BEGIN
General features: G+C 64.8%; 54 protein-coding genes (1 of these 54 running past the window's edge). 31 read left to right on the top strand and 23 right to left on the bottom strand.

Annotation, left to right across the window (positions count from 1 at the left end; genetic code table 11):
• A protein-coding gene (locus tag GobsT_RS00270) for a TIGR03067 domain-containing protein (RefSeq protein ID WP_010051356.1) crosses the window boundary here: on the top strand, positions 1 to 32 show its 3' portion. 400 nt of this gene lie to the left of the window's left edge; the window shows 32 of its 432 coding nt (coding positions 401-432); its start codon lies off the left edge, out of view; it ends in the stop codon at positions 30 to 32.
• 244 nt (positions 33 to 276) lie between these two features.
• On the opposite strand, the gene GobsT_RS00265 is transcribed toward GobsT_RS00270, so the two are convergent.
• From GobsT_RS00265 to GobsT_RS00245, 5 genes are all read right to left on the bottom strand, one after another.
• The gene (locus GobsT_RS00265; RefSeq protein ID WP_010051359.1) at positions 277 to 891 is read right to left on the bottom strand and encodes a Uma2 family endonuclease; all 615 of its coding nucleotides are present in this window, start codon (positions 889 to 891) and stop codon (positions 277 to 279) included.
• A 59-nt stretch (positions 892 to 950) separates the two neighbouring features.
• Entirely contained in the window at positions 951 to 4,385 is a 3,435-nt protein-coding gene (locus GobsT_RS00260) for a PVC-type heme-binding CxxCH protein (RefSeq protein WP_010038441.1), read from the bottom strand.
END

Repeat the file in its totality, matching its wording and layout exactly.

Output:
General features: G+C 64.8%; 54 protein-coding genes (1 of these 54 running past the window's edge). 31 read left to right on the top strand and 23 right to left on the bottom strand.

Annotation, left to right across the window (positions count from 1 at the left end; genetic code table 11):
• A protein-coding gene (locus tag GobsT_RS00270) for a TIGR03067 domain-containing protein (RefSeq protein ID WP_010051356.1) crosses the window boundary here: on the top strand, positions 1 to 32 show its 3' portion. 400 nt of this gene lie to the left of the window's left edge; the window shows 32 of its 432 coding nt (coding positions 401-432); its start codon lies off the left edge, out of view; it ends in the stop codon at positions 30 to 32.
• 244 nt (positions 33 to 276) lie between these two features.
• On the opposite strand, the gene GobsT_RS00265 is transcribed toward GobsT_RS00270, so the two are convergent.
• From GobsT_RS00265 to GobsT_RS00245, 5 genes are all read right to left on the bottom strand, one after another.
• The gene (locus GobsT_RS00265; RefSeq protein ID WP_010051359.1) at positions 277 to 891 is read right to left on the bottom strand and encodes a Uma2 family endonuclease; all 615 of its coding nucleotides are present in this window, start codon (positions 889 to 891) and stop codon (positions 277 to 279) included.
• A 59-nt stretch (positions 892 to 950) separates the two neighbouring features.
• Entirely contained in the window at positions 951 to 4,385 is a 3,435-nt protein-coding gene (locus GobsT_RS00260) for a PVC-type heme-binding CxxCH protein (RefSeq protein WP_010038441.1), read from the bottom strand.